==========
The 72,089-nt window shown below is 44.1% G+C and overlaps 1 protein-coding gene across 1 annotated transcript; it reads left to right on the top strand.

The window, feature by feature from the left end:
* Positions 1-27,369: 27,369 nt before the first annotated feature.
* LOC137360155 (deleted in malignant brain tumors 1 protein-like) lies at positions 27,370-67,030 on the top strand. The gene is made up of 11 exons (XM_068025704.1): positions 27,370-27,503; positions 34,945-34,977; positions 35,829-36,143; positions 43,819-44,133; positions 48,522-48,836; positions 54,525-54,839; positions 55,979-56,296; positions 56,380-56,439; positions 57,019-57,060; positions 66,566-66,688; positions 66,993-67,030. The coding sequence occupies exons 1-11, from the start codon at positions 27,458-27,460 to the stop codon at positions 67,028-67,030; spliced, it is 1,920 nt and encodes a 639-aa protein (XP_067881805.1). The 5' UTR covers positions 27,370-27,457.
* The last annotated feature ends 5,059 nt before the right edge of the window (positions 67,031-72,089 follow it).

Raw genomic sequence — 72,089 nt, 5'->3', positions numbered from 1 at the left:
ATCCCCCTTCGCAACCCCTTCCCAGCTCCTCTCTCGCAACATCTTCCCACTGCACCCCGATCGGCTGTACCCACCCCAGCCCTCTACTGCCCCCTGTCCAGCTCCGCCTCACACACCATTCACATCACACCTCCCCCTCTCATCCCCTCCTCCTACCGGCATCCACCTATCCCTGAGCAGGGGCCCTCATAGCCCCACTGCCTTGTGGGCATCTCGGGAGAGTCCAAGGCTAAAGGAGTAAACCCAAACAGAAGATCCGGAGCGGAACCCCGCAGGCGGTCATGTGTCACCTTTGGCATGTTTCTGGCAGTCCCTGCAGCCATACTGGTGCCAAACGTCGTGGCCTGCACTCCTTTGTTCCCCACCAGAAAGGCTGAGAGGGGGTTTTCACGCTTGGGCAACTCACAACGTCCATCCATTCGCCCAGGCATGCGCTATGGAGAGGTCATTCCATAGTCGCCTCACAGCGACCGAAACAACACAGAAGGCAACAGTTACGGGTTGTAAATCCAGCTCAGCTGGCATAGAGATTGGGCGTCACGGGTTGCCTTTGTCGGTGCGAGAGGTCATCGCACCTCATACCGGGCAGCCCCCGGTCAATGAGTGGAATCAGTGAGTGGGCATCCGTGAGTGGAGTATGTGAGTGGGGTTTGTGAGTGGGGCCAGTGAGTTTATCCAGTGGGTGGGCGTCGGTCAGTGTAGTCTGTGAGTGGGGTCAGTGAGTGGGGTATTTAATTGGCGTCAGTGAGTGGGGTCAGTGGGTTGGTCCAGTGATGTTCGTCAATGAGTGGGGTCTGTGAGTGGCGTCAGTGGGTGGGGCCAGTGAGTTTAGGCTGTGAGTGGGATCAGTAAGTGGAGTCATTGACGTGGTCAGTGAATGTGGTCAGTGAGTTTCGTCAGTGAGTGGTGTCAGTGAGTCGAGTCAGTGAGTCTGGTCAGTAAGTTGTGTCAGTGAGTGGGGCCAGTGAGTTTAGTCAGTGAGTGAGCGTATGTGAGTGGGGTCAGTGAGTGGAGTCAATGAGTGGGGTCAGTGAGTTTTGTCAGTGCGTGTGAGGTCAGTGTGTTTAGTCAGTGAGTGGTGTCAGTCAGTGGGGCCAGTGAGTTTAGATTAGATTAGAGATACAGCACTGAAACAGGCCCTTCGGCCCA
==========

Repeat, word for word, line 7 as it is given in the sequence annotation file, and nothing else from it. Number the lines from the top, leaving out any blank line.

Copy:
ATCCCCCTTCGCAACCCCTTCCCAGCTCCTCTCTCGCAACATCTTCCCACTGCACCCCGATCGGCTGTACCCACCCCAGCCCTCTACTGCCCCCTGTCCAGCTCCGCCTCACACACCATTCACATCACACCTCCCCCTCTCATCCCCTCCTCCTACCGGCATCCACCTATCCCTGAGCAGGGGCCCTCATAGCCCCACTGCCTTGTGGGCATCTCGGGAGAGTCCAAGGCTAAAGGAGTAAACCCAAACAGAAGATCCGGAGCGGAACCCCGCAGGCGGTCATGTGTCACCTTTGGCATGTTTCTGGCAGTCCCTGCAGCCATACTGGTGCCAAACGTCGTGGCCTGCACTCCTTTGTTCCCCACCAGAAAGGCTGAGAGGGGGTTTTCACGCTTGGGCAACTCACAACGTCCATCCATTCGCCCAGGCATGCGCTATGGAGAGGTCATTCCATAGTCGCCTCACAGCGACCGAAACAACACAGAAGGCAACAGTTACGGGTTGTAAATCCAGCTCAGCTGGCATAGAGATTGGGCGTCACGGGTTGCCTTTGTCGGTGCGAGAGGTCATCGCACCTCATACCGGGCAGCCCCCGGTCAATGAGTGGAATCAGTGAGTGGGCATCCGTGAGTGGAGTATGTGAGTGGGGTTTGTGAGTGGGGCCAGTGAGTTTATCCAGTGGGTGGGCGTCGGTCAGTGTAGTCTGTGAGTGGGGTCAGTGAGTGGGGTATTTAATTGGCGTCAGTGAGTGGGGTCAGTGGGTTGGTCCAGTGATGTTCGTCAATGAGTGGGGTCTGTGAGTGGCGTCAGTGGGTGGGGCCAGTGAGTTTAGGCTGTGAGTGGGATCAGTAAGTGGAGTCATTGACGTGGTCAGTGAATGTGGTCAGTGAGTTTCGTCAGTGAGTGGTGTCAGTGAGTCGAGTCAGTGAGTCTGGTCAGTAAGTTGTGTCAGTGAGTGGGGCCAGTGAGTTTAGTCAGTGAGTGAGCGTATGTGAGTGGGGTCAGTGAGTGGAGTCAATGAGTGGGGTCAGTGAGTTTTGTCAGTGCGTGTGAGGTCAGTGTGTTTAGTCAGTGAGTGGTGTCAGTCAGTGGGGCCAGTGAGTTTAGATTAGATTAGAGATACAGCACTGAAACAGGCCCTTCGGCCCA